Have you ever wondered why countries can’t just print more money to off their debts… or feed the homeless or fix unemployment, or any other issue for that matter? Now, this may seem like a rather silly question, but I think it may be one of those questions people might be a bit too embarrassed to ask, but there’s a shortage of people wondering. The short answer can be summed up in just one word… inflation.
Inflation is defined as “a persistent, substantial rise in the general level of prices related to an increase in the volume of money and resulting in the loss of value of currency”.
But I’ll get to that… first though, we need to establish exactly what money is.
Now, this may seem obvious, but something that’s important to know is that money has absolutely no intrinsic value. What that means is that money in itself has no actual value, it’s only considered valuable because it can buy things, but if you were stranded on a desert island, money would be totally useless.
The Tinkerbell Effect
Money only has value because we believe it has value. This is called the Tinkerbell Effect, something I learned about from V sauce. The Tinkerbell Effect is used to describe something that only exists because we believe it exists. And this is the case with money.
Hypothetically speaking, if people suddenly started to believe that money had no value… it wouldn’t have any value.
Of course, it wasn’t always this way, money has been around for millennia, and when it was first used it was in the form of commodity money. Things were traded that had actual value and uses, like salt, spices, horses, or weapons. As well as precious metals such as gold and silver, which technically don’t have any intrinsic value either, but due to their rarity they are almost universally as currency.
Then we have representative money. Since carrying around everything you own can be difficult, representative money makes more sense. Basically, you give your gold to a bank and they keep it safe for you, and in return, they give you a piece of paper acknowledging that you own that gold. These pieces of paper can therefore be used as money as anyone can go and redeem the gold at any time.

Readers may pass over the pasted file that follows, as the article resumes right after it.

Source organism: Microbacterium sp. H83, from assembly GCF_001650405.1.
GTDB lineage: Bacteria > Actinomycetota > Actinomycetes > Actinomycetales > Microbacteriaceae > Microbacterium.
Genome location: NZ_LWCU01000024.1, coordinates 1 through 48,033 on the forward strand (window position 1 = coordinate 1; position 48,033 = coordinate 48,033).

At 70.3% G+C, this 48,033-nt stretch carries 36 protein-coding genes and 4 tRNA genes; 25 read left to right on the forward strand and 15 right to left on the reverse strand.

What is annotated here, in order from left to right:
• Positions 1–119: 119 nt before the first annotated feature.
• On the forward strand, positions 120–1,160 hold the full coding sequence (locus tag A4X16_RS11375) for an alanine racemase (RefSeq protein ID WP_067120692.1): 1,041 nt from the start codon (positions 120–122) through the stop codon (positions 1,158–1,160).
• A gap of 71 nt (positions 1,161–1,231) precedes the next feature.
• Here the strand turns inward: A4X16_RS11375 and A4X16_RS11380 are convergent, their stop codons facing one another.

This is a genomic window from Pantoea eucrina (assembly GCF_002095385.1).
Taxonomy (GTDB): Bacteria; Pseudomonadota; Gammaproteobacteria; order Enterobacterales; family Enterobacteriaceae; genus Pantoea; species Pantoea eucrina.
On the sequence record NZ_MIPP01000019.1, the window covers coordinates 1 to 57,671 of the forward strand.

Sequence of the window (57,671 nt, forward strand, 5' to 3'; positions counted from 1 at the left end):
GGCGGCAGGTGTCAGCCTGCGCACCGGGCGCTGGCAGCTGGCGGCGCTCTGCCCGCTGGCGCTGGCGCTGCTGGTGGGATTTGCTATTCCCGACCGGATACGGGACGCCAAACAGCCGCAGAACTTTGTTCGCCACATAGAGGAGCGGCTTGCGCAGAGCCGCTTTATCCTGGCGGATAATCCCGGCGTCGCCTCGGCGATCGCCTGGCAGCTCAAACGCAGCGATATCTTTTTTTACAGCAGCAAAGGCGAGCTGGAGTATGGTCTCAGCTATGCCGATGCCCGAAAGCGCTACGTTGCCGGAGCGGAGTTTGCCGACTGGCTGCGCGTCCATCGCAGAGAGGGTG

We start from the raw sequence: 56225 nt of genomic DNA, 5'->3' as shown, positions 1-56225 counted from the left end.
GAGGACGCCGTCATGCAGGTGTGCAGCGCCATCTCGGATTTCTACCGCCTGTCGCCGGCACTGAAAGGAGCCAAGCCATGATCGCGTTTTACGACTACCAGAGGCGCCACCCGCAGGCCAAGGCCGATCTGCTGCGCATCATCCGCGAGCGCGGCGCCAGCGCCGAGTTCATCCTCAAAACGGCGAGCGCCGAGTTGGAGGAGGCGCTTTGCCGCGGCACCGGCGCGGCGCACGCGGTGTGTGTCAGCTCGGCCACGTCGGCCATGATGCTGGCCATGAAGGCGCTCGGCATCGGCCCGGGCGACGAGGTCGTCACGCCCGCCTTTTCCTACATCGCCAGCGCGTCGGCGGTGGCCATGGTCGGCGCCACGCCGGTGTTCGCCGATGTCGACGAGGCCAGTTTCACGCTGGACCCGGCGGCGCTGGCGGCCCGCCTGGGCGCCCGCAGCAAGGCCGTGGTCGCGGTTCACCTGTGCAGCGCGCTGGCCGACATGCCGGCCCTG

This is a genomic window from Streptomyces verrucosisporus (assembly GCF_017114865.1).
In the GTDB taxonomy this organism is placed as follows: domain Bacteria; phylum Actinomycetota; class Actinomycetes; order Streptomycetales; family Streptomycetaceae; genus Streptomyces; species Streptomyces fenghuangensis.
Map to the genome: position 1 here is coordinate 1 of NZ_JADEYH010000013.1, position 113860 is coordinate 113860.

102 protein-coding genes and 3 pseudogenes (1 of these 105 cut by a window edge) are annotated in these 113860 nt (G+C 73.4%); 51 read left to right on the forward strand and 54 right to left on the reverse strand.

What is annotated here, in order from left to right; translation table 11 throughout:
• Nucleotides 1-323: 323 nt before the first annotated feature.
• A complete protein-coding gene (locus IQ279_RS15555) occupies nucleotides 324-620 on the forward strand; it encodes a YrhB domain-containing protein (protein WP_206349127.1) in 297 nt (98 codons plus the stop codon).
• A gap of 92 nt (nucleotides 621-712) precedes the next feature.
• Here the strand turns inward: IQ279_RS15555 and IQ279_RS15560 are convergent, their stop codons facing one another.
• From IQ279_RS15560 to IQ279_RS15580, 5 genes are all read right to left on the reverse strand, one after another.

But today, almost every country in the world uses fiat money. Fiat money requires faith and trust in the government that their money will have value.
Implementing Monetary systems
If we use a relatively young country as an example, the United States has gone through all three monetary systems within 200 years.
In 1792, when the US stopped using European money. The Coinage Act of 1792 brought the inception of the US dollar. The US dollar was originally in the form of commodity money in the form of gold, silver, and copper coins. The coins were actually made from real gold, silver, and copper, and the value of the metal that made the coins were exactly equal to their face value.
The country then moved onto a mixture of commodity and representative money with the 1900 Gold Standard Act. The government issued dollar bills that could be exchanged for gold at any time. Gold Standard is a type of representative money that money countries used at the time. This was an effective way to accurately calculate the exchange rate between countries.
For example, if one gram of gold costs £1 in Britain and $1.50 in America, then you can easily deduce that £1 equals $1.50.
Gold coins were discontinued and the silver was removed from the other coins, effectively ending commodity money. In 1971, Richard Nixon officially abandoned the Gold Standard, and the US moved onto fiat money. So money today isn’t back by gold or anything else of value for that matter. So back to the question at hand; basic economics tells us that an increase in supply results in a fall in demand and therefore a fall in price. So the more money in the economy, the lower the value of each dollar. Meaning other countries can purchase more dollars in exchange for their currency.
Why this leads to a rise in prices?
More money in the economy causes a shift in the demand curve for goods and services, but since this isn’t matched by an increase in economic output, prices must rise.
Look at it this way, if the government printed a million dollars and posted it to everyone in the country, causing everyone to go out to buy sports cars… but there’s only a finite number of sports cars in the country.
If we use an analogy to demonstrate this…
Imagine there are 4 people on a desert island, they each have 10 pieces of fruit each. All fruits are considered equal in value. Now imagine they discover a whole forest of apple trees. The nominal value of apples has increased because there’s more of them, but the actual value of an apple has gone down due to an increase in supply. Therefore it now costs 10 apples for 1 banana since the demand for apples is low but high for bananas. Just to clarify, in this analogy, the people represent different countries, the fruits their respective currency, and the apple tree is the printed money.
But it’s not only because of economic theory that we know printing too much money is a bad idea, there are several examples throughout recent history. The most recent example is Zimbabwe.